Monday, May 02, 2011


Last night we were invited to a party at our neighbors house.  These are the neighbors that once threatened to take us to court because our generator is too loud. The same neighbors that occasionally mention that our gate is noisy too. Oh, the irony.  For the first year we lived here the lady wouldn't even greet me when I said hello. It wasn't until the earthquake that I ever really got to have a friendly exchange with her. We don't know when the switch took place, but something changed and there has been much more warmth between us this year.  They love when we bring the little girls to their bakery across the street to help buy bread.

Being invited to that party was pretty big.  Maybe that sounds dorky or dramatic, and maybe it is both.  But here is the thing, we recognize we're outsiders and there are plenty of reasons to question our presence in their hood and to be skeptical of why we are in their country.  There is some animosity at times as people wonder why we have Haitian children and make their own decisions about what that means about us. Kids are exploited frequently in this culture. Why would we automatically be given the benefit of the doubt?

When we lived out in the country village we used to be invited to go to social events much more frequently. Knowing our neighbors in the city presents the same challenge that it does in any other urban setting.  It just seems (real or imagined) easier to make friends out in the boonies where people are more relaxed. 

For the party last night, they specifically asked us to bring all the kids. We also brought a cake and a bottle of wine and hoped we were not breaking unknown cultural party rules.

The party was in the backyard underneath swooping pigeons and florescent light.  When you walked in you were seated at a table similar to if you were at a restaurant.  We tried to mingle but they told us to sit. The music was loud and included Celine Dion, The Eagles, Aaron Neville, Chris DeBurgh, Elton John, and lots of Haitian Kompa.  The Haitian Kompa made perfect sense.  Chris deBurgh, not so much.  As former peeps in "the biz" Troy and I took copious notes about the play-list* - should we ourselves ever attempt to host a culturally appropriate Par-Tay in our neighborhood.  All that to say, we can spin* some records with confidence now.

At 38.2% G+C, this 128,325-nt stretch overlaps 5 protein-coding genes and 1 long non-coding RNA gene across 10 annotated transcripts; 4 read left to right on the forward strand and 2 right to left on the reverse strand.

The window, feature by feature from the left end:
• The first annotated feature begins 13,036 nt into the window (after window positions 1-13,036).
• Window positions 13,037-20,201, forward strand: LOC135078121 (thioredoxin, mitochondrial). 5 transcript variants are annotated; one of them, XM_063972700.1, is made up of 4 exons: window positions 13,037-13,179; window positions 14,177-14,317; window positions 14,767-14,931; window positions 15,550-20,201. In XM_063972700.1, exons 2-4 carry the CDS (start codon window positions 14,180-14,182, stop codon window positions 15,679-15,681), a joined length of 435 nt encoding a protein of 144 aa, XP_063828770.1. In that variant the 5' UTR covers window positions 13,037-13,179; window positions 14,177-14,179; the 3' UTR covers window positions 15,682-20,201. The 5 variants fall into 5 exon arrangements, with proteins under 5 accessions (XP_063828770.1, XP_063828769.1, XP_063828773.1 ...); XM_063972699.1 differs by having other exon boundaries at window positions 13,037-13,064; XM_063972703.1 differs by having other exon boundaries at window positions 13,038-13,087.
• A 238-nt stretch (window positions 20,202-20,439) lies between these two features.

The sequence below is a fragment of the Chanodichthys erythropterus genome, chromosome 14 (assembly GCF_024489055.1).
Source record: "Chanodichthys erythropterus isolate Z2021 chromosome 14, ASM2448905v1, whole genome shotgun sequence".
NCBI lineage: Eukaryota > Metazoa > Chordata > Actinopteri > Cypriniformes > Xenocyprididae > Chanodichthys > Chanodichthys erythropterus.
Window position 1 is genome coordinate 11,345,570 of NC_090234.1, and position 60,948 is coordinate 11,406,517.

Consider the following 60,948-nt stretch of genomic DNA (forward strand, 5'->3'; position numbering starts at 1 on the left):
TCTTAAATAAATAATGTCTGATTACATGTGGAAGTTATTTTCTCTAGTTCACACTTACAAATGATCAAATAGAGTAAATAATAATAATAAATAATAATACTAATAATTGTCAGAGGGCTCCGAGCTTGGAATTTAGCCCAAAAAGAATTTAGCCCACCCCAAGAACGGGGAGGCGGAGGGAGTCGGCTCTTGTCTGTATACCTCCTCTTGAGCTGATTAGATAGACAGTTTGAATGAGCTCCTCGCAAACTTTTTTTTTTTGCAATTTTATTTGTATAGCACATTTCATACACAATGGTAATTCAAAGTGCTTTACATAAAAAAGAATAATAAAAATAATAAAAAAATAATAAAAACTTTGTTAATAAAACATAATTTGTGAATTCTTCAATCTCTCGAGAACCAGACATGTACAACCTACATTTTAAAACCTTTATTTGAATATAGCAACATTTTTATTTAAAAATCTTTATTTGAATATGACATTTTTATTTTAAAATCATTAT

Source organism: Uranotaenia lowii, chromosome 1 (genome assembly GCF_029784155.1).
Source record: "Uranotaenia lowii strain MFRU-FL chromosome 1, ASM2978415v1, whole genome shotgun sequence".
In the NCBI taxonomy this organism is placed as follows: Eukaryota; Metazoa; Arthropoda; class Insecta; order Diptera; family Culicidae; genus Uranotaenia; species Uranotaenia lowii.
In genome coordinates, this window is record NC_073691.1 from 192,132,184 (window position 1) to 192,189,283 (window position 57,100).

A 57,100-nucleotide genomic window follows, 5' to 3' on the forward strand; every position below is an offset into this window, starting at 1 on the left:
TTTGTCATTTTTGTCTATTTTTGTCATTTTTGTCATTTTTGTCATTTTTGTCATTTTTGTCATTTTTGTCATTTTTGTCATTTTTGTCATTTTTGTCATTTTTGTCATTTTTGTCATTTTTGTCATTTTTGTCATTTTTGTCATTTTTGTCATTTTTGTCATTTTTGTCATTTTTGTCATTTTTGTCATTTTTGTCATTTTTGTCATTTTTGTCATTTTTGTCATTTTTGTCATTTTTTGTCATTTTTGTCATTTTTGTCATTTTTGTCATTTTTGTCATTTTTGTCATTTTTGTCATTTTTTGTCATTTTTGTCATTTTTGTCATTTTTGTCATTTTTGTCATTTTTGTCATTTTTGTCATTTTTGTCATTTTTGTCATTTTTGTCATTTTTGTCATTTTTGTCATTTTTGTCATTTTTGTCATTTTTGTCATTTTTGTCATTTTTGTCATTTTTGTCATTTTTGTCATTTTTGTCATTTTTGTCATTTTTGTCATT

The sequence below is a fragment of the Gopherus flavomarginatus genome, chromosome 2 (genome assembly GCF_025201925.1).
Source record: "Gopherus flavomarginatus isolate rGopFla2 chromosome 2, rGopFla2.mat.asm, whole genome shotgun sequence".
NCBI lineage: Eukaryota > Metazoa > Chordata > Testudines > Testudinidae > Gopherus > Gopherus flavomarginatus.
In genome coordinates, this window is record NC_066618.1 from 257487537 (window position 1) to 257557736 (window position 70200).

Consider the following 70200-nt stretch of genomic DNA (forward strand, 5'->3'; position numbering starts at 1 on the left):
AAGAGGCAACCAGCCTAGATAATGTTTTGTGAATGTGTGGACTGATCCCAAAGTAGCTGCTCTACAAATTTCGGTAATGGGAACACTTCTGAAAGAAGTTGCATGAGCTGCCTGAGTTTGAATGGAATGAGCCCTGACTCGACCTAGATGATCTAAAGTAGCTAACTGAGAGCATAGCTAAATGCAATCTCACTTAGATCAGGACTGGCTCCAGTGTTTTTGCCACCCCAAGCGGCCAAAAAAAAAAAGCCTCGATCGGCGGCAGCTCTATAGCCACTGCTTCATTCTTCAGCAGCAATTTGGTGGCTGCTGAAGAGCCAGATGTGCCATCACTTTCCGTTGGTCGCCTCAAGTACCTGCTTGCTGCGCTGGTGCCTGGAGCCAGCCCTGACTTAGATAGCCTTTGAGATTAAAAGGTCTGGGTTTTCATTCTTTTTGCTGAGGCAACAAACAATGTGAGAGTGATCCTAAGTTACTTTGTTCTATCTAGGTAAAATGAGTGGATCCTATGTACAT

(*Well hidden fact: we were cheesy wedding DJ's when we met one another. The chicken-dance is a part of our dna.)

For us of course there was a bit of awkwardness being the entire representation of expats at the party. We people watched and speculated much the way everyone at the party was speculating about us. Geronne kept being asked what we wanted, she giggled and said it was okay to ask us directly. We speak when spoken to!

We laughed at the amount of cork in my wine and marveled at the variety and volume of deep fried meats. Our kids took full advantage of the free flowing King Cola. They're no dummies. We used Lydia as social lubricant as she enthusiastically shook her butt to the Haitian Kompa music by 'Tropicana' while everyone laughed at her inhibition and cuteness.

We stayed three hours, ate many deep fried items and waited for others to leave before us to be sure we weren't being rude. We enjoyed that the husband was dressed to the nines when we arrived but the wife wore a raggedy house dress with a missing bosom button until about 7:30, then she went inside to change and get spiffy mid-party. :)

The music rose to a deafening crescendo by 8:30. By that time we were ready to tuck kids into bed even if it was too loud to sleep.

We recognized more than a few of our neighbors in the sea of new faces. Dr. Sajous is the neighborhood family practice doc. He came in mid party with an entourage. He seems popular. They ushered him to a prime table. We've known him since before we lived in this neighborhood because back in 2006 he was the one that declared Troy "needed a hospital" when Troy was experiencing the nasty/scary combination of symptoms that Dengue Fever and a panic attack rolled together in one can bring. 

Dr Sajous said last night, "You came to our party. Now you are Haitian."

I'm thinking he doesn't have the authority to unilaterally declare that - But we'll take it as a nice compliment and prepare for numerous future invitations to hear Lady in Red blasted from loud speakers while eating deep fried everything.